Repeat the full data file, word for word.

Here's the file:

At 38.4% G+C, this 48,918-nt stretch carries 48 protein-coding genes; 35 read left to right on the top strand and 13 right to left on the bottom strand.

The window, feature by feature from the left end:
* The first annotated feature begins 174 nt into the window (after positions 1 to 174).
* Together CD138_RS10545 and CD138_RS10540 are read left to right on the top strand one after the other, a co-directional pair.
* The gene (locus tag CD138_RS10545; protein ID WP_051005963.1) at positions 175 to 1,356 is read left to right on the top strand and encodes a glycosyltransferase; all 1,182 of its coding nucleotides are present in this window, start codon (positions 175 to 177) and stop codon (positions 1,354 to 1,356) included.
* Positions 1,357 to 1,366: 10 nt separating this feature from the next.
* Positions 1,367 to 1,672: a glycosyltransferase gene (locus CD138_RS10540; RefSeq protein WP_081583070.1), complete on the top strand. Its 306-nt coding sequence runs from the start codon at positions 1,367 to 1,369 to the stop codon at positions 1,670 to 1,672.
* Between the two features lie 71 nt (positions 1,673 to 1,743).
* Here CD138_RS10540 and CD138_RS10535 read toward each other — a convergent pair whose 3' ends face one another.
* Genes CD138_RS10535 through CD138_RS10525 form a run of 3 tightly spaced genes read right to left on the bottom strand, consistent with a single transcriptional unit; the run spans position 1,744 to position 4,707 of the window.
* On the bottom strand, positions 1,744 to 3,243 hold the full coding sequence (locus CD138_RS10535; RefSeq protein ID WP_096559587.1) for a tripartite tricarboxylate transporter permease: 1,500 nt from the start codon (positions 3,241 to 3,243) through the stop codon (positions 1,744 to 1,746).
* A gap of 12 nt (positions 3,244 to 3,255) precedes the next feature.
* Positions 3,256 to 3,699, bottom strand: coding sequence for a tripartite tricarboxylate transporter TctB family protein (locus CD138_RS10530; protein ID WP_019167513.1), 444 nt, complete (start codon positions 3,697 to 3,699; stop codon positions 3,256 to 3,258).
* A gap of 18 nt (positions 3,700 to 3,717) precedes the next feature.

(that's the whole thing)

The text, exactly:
At 38.4% G+C, this 48,918-nt stretch carries 48 protein-coding genes; 35 read left to right on the top strand and 13 right to left on the bottom strand.

The window, feature by feature from the left end:
* The first annotated feature begins 174 nt into the window (after positions 1 to 174).
* Together CD138_RS10545 and CD138_RS10540 are read left to right on the top strand one after the other, a co-directional pair.
* The gene (locus tag CD138_RS10545; protein ID WP_051005963.1) at positions 175 to 1,356 is read left to right on the top strand and encodes a glycosyltransferase; all 1,182 of its coding nucleotides are present in this window, start codon (positions 175 to 177) and stop codon (positions 1,354 to 1,356) included.
* Positions 1,357 to 1,366: 10 nt separating this feature from the next.
* Positions 1,367 to 1,672: a glycosyltransferase gene (locus CD138_RS10540; RefSeq protein WP_081583070.1), complete on the top strand. Its 306-nt coding sequence runs from the start codon at positions 1,367 to 1,369 to the stop codon at positions 1,670 to 1,672.
* Between the two features lie 71 nt (positions 1,673 to 1,743).
* Here CD138_RS10540 and CD138_RS10535 read toward each other — a convergent pair whose 3' ends face one another.
* Genes CD138_RS10535 through CD138_RS10525 form a run of 3 tightly spaced genes read right to left on the bottom strand, consistent with a single transcriptional unit; the run spans position 1,744 to position 4,707 of the window.
* On the bottom strand, positions 1,744 to 3,243 hold the full coding sequence (locus CD138_RS10535; RefSeq protein ID WP_096559587.1) for a tripartite tricarboxylate transporter permease: 1,500 nt from the start codon (positions 3,241 to 3,243) through the stop codon (positions 1,744 to 1,746).
* A gap of 12 nt (positions 3,244 to 3,255) precedes the next feature.
* Positions 3,256 to 3,699, bottom strand: coding sequence for a tripartite tricarboxylate transporter TctB family protein (locus CD138_RS10530; protein ID WP_019167513.1), 444 nt, complete (start codon positions 3,697 to 3,699; stop codon positions 3,256 to 3,258).
* A gap of 18 nt (positions 3,700 to 3,717) precedes the next feature.